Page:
For many years they tried to grow good Chardonnay in the Willamette Valley without much success until they figured out that the California-sourced clones were not a good match for their soils. But since importing the Dijon clone from France in the late 1970’s, the quality of Chardonnay from Willamette has slowly improved and today it seems everyone is jumping on the Chardonnay bandwagon. And why not since Chardonnay sells.
In general, Willamette Valley Chardonnay is crisp, lean, and fresh with modest oak and very little of the buttered-popcorn opulence that traditionally characterized Chardonnay from their neighbor to the South. This bottling from Soter is typical.
White peach and lemon provide a foundation for lovely hazelnut aromas; with aeration the crushed rock characteristic of Willamette Valley really shows. This nut/mineral coupling sets this wine apart.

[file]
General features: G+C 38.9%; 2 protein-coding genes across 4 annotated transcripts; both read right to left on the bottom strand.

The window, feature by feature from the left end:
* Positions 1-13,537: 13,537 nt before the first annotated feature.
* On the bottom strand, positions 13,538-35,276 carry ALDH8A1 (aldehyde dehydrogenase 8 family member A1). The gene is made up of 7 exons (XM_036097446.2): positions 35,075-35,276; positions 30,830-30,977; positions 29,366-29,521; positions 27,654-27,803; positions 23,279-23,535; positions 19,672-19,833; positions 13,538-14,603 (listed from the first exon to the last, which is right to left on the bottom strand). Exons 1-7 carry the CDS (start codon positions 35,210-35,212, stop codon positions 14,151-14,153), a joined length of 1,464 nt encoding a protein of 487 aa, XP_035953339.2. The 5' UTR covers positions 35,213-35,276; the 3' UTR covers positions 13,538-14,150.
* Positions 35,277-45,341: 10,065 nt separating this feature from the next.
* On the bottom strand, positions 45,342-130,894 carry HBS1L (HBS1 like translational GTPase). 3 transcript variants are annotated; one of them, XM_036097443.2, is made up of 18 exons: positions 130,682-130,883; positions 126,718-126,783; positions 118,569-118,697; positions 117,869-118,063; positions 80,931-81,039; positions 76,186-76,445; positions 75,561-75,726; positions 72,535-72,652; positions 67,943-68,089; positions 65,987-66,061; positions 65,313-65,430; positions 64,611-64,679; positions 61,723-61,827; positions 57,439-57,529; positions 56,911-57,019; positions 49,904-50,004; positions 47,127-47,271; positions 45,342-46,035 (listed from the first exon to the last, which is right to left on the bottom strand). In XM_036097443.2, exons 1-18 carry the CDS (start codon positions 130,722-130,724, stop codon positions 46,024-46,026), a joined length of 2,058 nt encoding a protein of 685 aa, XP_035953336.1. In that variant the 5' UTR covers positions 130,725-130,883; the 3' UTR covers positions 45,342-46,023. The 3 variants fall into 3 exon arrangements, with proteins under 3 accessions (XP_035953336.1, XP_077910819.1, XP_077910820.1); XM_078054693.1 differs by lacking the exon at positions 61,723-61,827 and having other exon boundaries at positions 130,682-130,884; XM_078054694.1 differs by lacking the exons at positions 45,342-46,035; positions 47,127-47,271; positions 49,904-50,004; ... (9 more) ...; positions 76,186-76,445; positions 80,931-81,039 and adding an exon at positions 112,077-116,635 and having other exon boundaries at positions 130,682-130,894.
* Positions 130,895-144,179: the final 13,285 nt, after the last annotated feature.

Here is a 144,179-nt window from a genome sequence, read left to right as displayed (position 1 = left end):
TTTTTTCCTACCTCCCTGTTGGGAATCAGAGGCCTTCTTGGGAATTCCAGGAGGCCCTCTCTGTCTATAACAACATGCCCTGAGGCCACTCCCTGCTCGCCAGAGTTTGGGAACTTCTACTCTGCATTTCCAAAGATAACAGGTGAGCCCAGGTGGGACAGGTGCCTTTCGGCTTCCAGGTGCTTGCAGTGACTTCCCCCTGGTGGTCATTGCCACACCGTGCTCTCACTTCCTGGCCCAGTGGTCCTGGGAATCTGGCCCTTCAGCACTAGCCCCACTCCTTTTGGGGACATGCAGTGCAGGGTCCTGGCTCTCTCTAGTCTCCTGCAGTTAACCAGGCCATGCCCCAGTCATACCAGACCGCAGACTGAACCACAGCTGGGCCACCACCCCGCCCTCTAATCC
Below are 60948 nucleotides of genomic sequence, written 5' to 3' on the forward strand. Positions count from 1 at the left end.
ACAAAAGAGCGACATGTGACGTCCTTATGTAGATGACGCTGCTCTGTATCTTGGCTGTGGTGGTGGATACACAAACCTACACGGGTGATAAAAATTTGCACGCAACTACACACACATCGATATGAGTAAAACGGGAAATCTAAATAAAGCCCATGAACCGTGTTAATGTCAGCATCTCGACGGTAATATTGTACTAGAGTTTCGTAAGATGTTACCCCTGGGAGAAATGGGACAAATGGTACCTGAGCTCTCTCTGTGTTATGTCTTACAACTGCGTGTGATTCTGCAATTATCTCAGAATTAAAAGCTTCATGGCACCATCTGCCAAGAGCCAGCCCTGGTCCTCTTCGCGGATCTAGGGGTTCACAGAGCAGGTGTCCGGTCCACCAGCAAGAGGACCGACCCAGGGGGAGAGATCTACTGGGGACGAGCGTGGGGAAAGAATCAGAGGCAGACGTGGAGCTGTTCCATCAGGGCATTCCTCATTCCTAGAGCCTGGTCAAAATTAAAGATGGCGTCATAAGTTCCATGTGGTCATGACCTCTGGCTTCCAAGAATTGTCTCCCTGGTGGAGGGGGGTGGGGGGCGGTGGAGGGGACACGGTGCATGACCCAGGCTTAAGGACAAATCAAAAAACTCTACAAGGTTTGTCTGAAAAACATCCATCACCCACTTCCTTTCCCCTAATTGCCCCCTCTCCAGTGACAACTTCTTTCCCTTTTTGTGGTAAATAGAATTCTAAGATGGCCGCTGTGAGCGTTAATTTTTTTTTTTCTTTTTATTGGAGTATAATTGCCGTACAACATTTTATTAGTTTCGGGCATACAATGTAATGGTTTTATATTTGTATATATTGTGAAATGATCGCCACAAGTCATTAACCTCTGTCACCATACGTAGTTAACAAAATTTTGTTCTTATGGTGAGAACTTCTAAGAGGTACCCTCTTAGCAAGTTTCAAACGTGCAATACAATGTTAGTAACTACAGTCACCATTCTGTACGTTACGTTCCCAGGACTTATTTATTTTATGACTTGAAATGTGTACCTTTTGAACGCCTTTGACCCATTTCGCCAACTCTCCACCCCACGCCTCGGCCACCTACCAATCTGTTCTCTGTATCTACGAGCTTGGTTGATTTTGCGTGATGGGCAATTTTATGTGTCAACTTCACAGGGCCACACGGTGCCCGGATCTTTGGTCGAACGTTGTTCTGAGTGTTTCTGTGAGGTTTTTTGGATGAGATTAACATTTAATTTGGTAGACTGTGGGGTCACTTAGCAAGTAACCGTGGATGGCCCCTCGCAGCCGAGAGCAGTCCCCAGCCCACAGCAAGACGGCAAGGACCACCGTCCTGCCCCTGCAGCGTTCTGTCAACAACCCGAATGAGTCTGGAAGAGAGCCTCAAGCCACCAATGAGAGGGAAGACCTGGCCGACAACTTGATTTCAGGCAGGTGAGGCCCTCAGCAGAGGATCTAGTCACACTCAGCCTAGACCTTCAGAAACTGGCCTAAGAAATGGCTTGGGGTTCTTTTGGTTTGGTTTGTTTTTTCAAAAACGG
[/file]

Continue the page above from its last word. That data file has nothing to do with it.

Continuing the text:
There is more peach and apple on the taut palate. The medium body still manages to feel delicate until early acidity rushes in and forceful minerality takes over. The long, mouthwatering, lemony finish is on the tart side but still acceptable.
This is not gorgeous, rich, or complex. With only 13% new French oak (30% used), and only 37% undergoing malolactic fermentation, the winemaker’s aim is clearly to let the fruit speak. It is a wonderful food wine that rocked a plate of pasta with red sauce.
Fresh, lively, and a little sassy but poised–like Tegan and Sara’s “The Con”